I drew the loaf toward me, picked up the knife as deliberately as a chess piece, and cut a fourth slice. I laid the knife back on the board, then placed my hands on my lap so he wouldn’t see them trembling. I lifted my chin and leveled my eyes at him. “You counted wrong, Uncle,” I said. He looked away, but his face was dark as a bruise.
At last the meal was over. My uncle returned to his shop to take care of his bookkeeping, and my aunt and Anneke and I cleared the table and went into the kitchen to wash the dishes. We worked in silence; I in my fear, my aunt in her sadness, Anneke deep in her secret.
Suddenly Anneke cried out. The bread knife clattered to the floor and she held up her hand; blood streamed into the basin of suds, tingeing the bubbles pink. I grabbed a dishcloth and pressed it around Anneke’s hand, then led her to the window seat. She sank down and stared at the blood seeping through the dishcloth as though it was a curiosity. I grew afraid, then. Anneke was vain about her hands, would go without her ration of milk sometimes to soak them in it instead, and she could still find nail polish when it seemed no one in Holland had such a luxury. If she didn’t carry on about a cut deep enough to scar, then her secret was very big.
My aunt knelt to examine the wound, chiding her for her carelessness. Anneke closed her eyes and tipped her head back; with her free hand she stroked the hollow at the base of her throat with a contented smile. It was the look she wore when she crept back into our room in the middle of the night . . . flushed and deepened, rearranged.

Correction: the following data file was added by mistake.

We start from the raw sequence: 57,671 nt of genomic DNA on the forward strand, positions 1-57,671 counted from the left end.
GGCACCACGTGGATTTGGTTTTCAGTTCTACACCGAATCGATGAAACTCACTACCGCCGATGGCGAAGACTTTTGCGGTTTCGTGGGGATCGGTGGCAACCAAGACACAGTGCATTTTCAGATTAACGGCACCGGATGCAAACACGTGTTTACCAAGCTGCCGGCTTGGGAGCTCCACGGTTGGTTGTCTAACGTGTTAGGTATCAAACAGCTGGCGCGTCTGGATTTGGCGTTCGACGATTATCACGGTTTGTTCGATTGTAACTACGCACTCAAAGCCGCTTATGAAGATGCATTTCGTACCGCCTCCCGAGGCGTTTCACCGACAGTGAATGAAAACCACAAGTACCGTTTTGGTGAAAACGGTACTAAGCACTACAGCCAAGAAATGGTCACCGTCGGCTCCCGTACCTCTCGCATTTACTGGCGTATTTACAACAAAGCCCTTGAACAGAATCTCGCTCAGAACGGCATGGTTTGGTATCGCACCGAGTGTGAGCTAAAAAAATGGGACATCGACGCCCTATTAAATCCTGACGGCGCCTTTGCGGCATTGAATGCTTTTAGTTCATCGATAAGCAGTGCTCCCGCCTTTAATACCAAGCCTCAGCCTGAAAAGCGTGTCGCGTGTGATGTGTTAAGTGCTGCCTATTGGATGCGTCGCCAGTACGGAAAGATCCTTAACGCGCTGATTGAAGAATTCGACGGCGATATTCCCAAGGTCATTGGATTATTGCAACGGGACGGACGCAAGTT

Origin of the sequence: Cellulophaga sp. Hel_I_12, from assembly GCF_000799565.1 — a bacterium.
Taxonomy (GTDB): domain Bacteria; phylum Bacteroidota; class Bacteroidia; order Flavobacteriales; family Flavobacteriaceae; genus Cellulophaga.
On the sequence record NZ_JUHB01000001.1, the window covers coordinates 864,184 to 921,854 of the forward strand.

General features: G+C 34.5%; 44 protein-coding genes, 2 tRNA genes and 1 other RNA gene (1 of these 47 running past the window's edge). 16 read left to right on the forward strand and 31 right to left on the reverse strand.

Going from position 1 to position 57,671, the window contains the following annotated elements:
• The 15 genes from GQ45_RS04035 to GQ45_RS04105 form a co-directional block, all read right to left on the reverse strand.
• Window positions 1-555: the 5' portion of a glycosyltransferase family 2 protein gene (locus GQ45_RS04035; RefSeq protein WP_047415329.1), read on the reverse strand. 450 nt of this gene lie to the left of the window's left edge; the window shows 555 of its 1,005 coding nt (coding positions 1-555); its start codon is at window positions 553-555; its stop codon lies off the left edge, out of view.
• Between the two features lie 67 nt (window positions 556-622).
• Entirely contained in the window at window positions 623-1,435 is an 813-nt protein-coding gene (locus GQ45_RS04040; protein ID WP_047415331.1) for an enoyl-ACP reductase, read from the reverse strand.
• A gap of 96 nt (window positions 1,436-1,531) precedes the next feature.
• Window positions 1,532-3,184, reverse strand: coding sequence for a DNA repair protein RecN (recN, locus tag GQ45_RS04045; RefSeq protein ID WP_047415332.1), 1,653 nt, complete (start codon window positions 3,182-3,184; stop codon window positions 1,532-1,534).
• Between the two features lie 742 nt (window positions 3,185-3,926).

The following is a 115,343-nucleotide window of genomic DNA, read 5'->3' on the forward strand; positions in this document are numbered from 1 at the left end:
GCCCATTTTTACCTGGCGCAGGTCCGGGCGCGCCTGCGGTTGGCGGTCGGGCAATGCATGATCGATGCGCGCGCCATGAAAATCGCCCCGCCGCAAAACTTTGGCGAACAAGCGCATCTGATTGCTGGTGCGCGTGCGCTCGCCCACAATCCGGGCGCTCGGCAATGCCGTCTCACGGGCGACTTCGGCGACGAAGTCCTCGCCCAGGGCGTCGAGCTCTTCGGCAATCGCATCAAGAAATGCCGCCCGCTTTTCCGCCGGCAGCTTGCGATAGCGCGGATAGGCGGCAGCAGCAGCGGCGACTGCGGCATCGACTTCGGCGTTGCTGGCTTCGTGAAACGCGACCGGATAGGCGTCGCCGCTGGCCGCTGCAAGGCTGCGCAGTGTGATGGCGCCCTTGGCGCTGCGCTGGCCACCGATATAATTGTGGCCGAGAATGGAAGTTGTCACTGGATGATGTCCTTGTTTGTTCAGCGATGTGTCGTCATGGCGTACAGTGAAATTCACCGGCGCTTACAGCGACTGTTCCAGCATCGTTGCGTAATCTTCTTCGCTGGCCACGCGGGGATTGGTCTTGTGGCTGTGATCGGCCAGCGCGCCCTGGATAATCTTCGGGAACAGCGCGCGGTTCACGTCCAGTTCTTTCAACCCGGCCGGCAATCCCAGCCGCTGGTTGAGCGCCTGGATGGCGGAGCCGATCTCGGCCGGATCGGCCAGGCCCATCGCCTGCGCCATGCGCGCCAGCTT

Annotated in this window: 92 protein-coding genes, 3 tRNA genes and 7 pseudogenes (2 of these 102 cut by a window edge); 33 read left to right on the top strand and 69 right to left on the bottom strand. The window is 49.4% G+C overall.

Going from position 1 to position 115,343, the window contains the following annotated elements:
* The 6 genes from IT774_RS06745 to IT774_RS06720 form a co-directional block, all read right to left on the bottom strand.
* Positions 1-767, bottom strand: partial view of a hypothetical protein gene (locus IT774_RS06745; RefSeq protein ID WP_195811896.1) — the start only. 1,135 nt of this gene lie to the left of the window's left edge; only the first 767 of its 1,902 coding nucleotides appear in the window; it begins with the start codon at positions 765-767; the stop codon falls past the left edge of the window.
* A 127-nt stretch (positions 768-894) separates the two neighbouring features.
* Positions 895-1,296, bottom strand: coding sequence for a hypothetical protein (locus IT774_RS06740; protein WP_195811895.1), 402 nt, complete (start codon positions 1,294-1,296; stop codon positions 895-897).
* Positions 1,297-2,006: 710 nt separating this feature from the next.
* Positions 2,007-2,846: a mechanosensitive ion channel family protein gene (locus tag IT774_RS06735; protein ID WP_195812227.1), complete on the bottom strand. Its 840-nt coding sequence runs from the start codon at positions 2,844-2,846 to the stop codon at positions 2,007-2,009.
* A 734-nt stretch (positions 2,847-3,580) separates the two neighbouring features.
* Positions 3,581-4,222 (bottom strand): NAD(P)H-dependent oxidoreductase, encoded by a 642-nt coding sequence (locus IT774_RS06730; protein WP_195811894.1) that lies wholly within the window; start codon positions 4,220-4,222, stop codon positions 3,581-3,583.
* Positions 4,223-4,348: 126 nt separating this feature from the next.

I did not like Karl.
And then I knew.
“What have you done?” I whispered to her when my aunt left to fetch the disinfectant and muslin.
“Later,” she whispered back. “When everyone is asleep.”
There was ironing and darning to do, and that night it seemed to take forever. We listened to Hugo Wolf ’s music on the phonograph while we did these chores, and I wished for silence again because for the first time I could hear how the tragedy of Wolf ’s life flowed through his music. The beauty itself was doomed. When my aunt said good night, Anneke and I exchanged looks and went upstairs as well.
We washed quickly and put on our nightclothes. I couldn’t wait another moment. “Tell me now.”
My cousin turned to me, and I’d never seen her smile so beautifully.
“A wonderful thing, Cyrla,” she said, reaching down to stroke her belly.
The cut on her finger had begun to bleed again; the bandage was soaked through. As she stood in front of me smiling and caressing her belly, a smear of blood bloomed across the pale blue cotton of her nightgown.
“I’m leaving. I’m leaving here!” Now Anneke could hardly stop talking. “We’ll get married here, at the town hall I suppose. Karl’s family lives outside Hamburg—maybe we’ll get a place there when the war is over, with a garden for children, near a park, maybe. . . .Hamburg, Cyrla!”